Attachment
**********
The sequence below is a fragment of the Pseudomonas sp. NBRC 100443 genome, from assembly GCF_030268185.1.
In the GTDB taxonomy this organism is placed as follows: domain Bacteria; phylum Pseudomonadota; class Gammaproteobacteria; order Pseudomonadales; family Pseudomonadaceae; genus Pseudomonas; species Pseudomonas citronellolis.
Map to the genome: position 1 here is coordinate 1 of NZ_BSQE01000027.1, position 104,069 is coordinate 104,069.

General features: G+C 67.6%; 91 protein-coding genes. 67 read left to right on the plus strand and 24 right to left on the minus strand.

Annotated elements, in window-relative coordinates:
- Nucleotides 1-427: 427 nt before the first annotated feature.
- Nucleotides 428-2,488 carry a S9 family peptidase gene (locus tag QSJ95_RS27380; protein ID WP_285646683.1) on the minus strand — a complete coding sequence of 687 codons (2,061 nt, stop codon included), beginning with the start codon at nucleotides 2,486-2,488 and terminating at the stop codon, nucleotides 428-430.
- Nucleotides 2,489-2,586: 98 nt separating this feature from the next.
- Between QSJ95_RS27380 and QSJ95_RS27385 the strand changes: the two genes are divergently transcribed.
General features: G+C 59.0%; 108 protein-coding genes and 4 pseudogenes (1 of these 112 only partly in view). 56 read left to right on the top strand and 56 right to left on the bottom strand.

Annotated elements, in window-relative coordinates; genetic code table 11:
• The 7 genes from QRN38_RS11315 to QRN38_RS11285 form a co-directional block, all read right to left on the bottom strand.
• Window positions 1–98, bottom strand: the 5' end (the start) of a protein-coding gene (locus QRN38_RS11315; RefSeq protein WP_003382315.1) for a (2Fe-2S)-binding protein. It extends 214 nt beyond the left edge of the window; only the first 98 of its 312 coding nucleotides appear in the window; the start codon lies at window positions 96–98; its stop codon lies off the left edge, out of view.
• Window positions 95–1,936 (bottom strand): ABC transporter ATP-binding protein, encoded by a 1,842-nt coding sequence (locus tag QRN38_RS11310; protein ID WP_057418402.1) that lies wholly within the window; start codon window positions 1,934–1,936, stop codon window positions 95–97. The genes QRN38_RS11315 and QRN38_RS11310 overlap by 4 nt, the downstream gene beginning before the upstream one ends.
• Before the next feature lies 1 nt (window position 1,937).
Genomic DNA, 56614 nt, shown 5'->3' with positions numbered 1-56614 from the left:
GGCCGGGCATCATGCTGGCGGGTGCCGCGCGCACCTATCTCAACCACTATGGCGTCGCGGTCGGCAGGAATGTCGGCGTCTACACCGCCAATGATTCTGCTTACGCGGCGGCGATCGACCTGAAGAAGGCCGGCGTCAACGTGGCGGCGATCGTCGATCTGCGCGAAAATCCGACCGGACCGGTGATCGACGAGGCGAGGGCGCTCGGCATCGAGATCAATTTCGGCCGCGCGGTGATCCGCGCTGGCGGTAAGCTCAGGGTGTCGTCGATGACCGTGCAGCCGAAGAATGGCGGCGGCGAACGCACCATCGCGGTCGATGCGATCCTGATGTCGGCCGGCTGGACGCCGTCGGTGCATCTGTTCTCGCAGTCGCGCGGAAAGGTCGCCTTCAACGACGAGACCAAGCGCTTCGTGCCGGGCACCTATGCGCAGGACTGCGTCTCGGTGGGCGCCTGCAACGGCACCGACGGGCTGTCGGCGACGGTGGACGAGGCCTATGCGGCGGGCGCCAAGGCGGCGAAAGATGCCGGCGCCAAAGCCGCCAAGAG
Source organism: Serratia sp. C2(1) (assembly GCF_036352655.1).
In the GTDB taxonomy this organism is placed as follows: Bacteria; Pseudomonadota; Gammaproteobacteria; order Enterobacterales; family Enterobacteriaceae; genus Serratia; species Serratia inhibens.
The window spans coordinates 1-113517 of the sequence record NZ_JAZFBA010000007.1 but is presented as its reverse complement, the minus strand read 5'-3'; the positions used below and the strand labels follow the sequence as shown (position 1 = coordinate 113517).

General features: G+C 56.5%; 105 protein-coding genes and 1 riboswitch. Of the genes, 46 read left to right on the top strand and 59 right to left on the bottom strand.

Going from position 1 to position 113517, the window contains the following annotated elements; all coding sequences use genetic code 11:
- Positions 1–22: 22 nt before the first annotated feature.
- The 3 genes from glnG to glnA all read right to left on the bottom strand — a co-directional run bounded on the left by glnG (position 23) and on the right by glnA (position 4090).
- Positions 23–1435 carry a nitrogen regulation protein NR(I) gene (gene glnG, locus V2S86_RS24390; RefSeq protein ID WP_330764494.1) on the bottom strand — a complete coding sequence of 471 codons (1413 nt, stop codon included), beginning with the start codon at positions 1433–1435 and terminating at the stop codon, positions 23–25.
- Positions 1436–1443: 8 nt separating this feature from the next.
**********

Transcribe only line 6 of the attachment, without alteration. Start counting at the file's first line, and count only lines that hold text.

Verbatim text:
- Nucleotides 1-427: 427 nt before the first annotated feature.